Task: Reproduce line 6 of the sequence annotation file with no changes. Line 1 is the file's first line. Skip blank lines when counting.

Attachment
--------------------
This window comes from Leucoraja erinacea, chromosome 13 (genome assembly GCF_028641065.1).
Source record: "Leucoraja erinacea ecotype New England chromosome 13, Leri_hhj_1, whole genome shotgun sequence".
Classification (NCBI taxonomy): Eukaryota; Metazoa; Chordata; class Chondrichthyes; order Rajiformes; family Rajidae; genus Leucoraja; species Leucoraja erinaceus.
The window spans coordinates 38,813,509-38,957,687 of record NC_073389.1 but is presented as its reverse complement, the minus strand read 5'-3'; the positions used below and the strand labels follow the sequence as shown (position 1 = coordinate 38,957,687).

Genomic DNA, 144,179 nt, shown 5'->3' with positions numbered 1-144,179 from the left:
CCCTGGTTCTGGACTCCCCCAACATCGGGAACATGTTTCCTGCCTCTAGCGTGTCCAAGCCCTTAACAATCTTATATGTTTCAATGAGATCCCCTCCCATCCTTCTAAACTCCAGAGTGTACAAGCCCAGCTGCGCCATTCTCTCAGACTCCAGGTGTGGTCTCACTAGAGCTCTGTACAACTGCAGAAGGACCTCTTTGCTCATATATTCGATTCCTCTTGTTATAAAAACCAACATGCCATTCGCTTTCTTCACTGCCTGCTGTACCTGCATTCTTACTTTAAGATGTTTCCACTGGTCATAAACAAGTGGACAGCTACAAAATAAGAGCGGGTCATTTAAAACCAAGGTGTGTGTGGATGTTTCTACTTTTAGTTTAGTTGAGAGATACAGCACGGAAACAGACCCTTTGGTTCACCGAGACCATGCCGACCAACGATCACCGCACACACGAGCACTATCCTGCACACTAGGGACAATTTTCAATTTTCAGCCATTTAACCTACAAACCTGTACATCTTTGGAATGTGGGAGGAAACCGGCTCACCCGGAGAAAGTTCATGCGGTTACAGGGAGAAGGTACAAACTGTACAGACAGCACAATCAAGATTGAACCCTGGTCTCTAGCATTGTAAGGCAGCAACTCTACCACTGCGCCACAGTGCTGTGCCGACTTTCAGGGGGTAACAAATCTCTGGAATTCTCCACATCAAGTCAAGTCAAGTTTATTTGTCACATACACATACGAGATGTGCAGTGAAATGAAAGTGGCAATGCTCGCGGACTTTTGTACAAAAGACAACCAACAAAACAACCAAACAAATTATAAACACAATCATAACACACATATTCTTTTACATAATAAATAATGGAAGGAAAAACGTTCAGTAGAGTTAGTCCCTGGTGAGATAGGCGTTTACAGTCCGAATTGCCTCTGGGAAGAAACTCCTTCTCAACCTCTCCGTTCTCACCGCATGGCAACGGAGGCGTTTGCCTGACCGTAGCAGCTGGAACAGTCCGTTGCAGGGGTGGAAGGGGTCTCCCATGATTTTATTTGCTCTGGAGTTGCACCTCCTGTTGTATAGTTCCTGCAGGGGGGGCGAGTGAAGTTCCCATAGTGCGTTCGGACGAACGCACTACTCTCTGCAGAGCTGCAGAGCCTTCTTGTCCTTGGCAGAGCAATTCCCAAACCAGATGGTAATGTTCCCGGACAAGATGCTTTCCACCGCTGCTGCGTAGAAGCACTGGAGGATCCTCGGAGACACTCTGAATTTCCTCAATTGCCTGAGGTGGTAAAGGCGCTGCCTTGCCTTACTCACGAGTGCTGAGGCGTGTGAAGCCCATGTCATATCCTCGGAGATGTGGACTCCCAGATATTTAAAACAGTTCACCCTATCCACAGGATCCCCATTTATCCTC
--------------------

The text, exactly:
CCCTGGTTCTGGACTCCCCCAACATCGGGAACATGTTTCCTGCCTCTAGCGTGTCCAAGCCCTTAACAATCTTATATGTTTCAATGAGATCCCCTCCCATCCTTCTAAACTCCAGAGTGTACAAGCCCAGCTGCGCCATTCTCTCAGACTCCAGGTGTGGTCTCACTAGAGCTCTGTACAACTGCAGAAGGACCTCTTTGCTCATATATTCGATTCCTCTTGTTATAAAAACCAACATGCCATTCGCTTTCTTCACTGCCTGCTGTACCTGCATTCTTACTTTAAGATGTTTCCACTGGTCATAAACAAGTGGACAGCTACAAAATAAGAGCGGGTCATTTAAAACCAAGGTGTGTGTGGATGTTTCTACTTTTAGTTTAGTTGAGAGATACAGCACGGAAACAGACCCTTTGGTTCACCGAGACCATGCCGACCAACGATCACCGCACACACGAGCACTATCCTGCACACTAGGGACAATTTTCAATTTTCAGCCATTTAACCTACAAACCTGTACATCTTTGGAATGTGGGAGGAAACCGGCTCACCCGGAGAAAGTTCATGCGGTTACAGGGAGAAGGTACAAACTGTACAGACAGCACAATCAAGATTGAACCCTGGTCTCTAGCATTGTAAGGCAGCAACTCTACCACTGCGCCACAGTGCTGTGCCGACTTTCAGGGGGTAACAAATCTCTGGAATTCTCCACATCAAGTCAAGTCAAGTTTATTTGTCACATACACATACGAGATGTGCAGTGAAATGAAAGTGGCAATGCTCGCGGACTTTTGTACAAAAGACAACCAACAAAACAACCAAACAAATTATAAACACAATCATAACACACATATTCTTTTACATAATAAATAATGGAAGGAAAAACGTTCAGTAGAGTTAGTCCCTGGTGAGATAGGCGTTTACAGTCCGAATTGCCTCTGGGAAGAAACTCCTTCTCAACCTCTCCGTTCTCACCGCATGGCAACGGAGGCGTTTGCCTGACCGTAGCAGCTGGAACAGTCCGTTGCAGGGGTGGAAGGGGTCTCCCATGATTTTATTTGCTCTGGAGTTGCACCTCCTGTTGTATAGTTCCTGCAGGGGGGGCGAGTGAAGTTCCCATAGTGCGTTCGGACGAACGCACTACTCTCTGCAGAGCTGCAGAGCCTTCTTGTCCTTGGCAGAGCAATTCCCAAACCAGATGGTAATGTTCCCGGACAAGATGCTTTCCACCGCTGCTGCGTAGAAGCACTGGAGGATCCTCGGAGACACTCTGAATTTCCTCAATTGCCTGAGGTGGTAAAGGCGCTGCCTTGCCTTACTCACGAGTGCTGAGGCGTGTGAAGCCCATGTCATATCCTCGGAGATGTGGACTCCCAGATATTTAAAACAGTTCACCCTATCCACAGGATCCCCATTTATCCTC